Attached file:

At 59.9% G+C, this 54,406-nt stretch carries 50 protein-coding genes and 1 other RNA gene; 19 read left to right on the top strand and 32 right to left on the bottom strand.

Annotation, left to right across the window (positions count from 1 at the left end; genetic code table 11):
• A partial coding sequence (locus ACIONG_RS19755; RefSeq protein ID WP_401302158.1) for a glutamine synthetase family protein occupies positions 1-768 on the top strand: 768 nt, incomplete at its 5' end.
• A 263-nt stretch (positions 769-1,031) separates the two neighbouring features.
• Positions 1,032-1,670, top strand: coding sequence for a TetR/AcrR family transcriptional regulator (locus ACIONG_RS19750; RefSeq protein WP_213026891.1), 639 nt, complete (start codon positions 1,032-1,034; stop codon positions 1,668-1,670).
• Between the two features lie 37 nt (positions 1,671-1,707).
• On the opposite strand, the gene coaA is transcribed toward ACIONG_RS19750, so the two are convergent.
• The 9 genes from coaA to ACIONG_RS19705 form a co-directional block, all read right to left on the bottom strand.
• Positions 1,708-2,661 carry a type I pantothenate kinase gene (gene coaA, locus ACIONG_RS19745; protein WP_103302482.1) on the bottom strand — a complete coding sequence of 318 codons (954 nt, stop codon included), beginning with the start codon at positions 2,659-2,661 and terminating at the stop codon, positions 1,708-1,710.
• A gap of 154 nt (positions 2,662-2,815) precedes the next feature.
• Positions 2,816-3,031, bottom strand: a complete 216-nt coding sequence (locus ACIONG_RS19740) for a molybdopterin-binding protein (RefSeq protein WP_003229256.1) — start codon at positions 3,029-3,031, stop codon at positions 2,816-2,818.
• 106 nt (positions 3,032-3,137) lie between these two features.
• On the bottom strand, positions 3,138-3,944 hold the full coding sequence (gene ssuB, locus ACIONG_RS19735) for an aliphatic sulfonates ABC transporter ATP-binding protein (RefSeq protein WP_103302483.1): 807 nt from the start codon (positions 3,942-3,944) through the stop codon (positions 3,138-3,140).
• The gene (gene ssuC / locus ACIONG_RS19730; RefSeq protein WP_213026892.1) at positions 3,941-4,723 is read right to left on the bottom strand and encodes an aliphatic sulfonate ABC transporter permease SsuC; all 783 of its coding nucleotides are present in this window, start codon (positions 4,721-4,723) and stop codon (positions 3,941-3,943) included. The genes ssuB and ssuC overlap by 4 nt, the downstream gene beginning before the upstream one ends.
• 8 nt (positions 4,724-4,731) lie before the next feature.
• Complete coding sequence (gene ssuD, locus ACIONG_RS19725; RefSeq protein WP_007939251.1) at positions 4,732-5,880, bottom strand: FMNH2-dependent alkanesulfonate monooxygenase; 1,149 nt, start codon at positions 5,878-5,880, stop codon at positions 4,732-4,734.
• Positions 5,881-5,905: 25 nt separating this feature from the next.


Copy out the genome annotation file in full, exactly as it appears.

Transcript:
At 59.9% G+C, this 54,406-nt stretch carries 50 protein-coding genes and 1 other RNA gene; 19 read left to right on the top strand and 32 right to left on the bottom strand.

Annotation, left to right across the window (positions count from 1 at the left end; genetic code table 11):
• A partial coding sequence (locus ACIONG_RS19755; RefSeq protein ID WP_401302158.1) for a glutamine synthetase family protein occupies positions 1-768 on the top strand: 768 nt, incomplete at its 5' end.
• A 263-nt stretch (positions 769-1,031) separates the two neighbouring features.
• Positions 1,032-1,670, top strand: coding sequence for a TetR/AcrR family transcriptional regulator (locus ACIONG_RS19750; RefSeq protein WP_213026891.1), 639 nt, complete (start codon positions 1,032-1,034; stop codon positions 1,668-1,670).
• Between the two features lie 37 nt (positions 1,671-1,707).
• On the opposite strand, the gene coaA is transcribed toward ACIONG_RS19750, so the two are convergent.
• The 9 genes from coaA to ACIONG_RS19705 form a co-directional block, all read right to left on the bottom strand.
• Positions 1,708-2,661 carry a type I pantothenate kinase gene (gene coaA, locus ACIONG_RS19745; protein WP_103302482.1) on the bottom strand — a complete coding sequence of 318 codons (954 nt, stop codon included), beginning with the start codon at positions 2,659-2,661 and terminating at the stop codon, positions 1,708-1,710.
• A gap of 154 nt (positions 2,662-2,815) precedes the next feature.
• Positions 2,816-3,031, bottom strand: a complete 216-nt coding sequence (locus ACIONG_RS19740) for a molybdopterin-binding protein (RefSeq protein WP_003229256.1) — start codon at positions 3,029-3,031, stop codon at positions 2,816-2,818.
• 106 nt (positions 3,032-3,137) lie between these two features.
• On the bottom strand, positions 3,138-3,944 hold the full coding sequence (gene ssuB, locus ACIONG_RS19735) for an aliphatic sulfonates ABC transporter ATP-binding protein (RefSeq protein WP_103302483.1): 807 nt from the start codon (positions 3,942-3,944) through the stop codon (positions 3,138-3,140).
• The gene (gene ssuC / locus ACIONG_RS19730; RefSeq protein WP_213026892.1) at positions 3,941-4,723 is read right to left on the bottom strand and encodes an aliphatic sulfonate ABC transporter permease SsuC; all 783 of its coding nucleotides are present in this window, start codon (positions 4,721-4,723) and stop codon (positions 3,941-3,943) included. The genes ssuB and ssuC overlap by 4 nt, the downstream gene beginning before the upstream one ends.
• 8 nt (positions 4,724-4,731) lie before the next feature.
• Complete coding sequence (gene ssuD, locus ACIONG_RS19725; RefSeq protein WP_007939251.1) at positions 4,732-5,880, bottom strand: FMNH2-dependent alkanesulfonate monooxygenase; 1,149 nt, start codon at positions 5,878-5,880, stop codon at positions 4,732-4,734.
• Positions 5,881-5,905: 25 nt separating this feature from the next.